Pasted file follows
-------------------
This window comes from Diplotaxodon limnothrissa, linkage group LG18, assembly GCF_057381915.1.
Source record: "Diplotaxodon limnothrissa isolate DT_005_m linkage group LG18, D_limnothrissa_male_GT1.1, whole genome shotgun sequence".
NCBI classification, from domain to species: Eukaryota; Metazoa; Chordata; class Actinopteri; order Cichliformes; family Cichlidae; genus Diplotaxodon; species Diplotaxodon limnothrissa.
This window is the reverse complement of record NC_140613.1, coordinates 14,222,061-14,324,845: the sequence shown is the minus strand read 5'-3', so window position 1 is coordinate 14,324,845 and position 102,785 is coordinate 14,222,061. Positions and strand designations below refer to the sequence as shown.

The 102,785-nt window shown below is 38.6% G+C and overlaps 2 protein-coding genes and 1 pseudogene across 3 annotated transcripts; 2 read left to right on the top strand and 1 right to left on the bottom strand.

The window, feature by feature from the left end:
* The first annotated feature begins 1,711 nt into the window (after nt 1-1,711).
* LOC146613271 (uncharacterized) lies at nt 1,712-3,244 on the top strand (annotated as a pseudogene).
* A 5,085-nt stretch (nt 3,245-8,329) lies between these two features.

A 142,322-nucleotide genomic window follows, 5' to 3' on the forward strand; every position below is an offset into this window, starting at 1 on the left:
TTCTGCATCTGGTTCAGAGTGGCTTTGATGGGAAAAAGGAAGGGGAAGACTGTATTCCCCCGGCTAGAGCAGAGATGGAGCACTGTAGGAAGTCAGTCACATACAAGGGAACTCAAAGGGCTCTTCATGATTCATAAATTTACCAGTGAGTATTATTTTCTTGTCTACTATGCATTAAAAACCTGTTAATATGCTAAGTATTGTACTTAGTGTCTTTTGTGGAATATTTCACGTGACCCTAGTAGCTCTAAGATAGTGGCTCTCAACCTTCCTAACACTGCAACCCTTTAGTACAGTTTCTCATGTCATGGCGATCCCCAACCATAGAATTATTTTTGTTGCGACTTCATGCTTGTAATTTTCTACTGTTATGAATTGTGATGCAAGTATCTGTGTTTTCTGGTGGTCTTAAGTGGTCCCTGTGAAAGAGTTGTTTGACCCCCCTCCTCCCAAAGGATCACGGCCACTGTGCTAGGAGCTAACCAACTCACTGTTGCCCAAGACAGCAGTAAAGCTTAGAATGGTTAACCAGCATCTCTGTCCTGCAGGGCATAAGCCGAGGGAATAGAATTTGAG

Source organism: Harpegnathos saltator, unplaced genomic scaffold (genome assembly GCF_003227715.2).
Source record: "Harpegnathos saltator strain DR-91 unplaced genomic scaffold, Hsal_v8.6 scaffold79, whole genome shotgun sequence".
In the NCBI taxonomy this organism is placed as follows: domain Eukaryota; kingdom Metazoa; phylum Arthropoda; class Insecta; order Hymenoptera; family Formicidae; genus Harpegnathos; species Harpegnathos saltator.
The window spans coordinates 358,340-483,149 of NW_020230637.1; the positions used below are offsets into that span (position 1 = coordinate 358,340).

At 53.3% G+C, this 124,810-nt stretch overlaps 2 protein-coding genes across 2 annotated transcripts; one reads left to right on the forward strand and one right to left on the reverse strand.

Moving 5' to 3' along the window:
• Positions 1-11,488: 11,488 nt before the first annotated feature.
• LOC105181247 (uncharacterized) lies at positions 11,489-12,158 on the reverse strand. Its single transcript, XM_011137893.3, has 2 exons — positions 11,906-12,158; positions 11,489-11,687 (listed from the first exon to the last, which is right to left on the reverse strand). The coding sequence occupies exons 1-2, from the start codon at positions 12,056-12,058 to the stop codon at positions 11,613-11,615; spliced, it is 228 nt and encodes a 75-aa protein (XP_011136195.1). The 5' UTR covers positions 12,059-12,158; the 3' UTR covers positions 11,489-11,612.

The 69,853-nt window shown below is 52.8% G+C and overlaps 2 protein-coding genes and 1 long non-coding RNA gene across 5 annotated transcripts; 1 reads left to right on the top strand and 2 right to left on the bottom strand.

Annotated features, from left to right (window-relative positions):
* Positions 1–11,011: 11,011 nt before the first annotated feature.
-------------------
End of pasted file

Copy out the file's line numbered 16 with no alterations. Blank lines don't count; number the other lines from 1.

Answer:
At 53.3% G+C, this 124,810-nt stretch overlaps 2 protein-coding genes across 2 annotated transcripts; one reads left to right on the forward strand and one right to left on the reverse strand.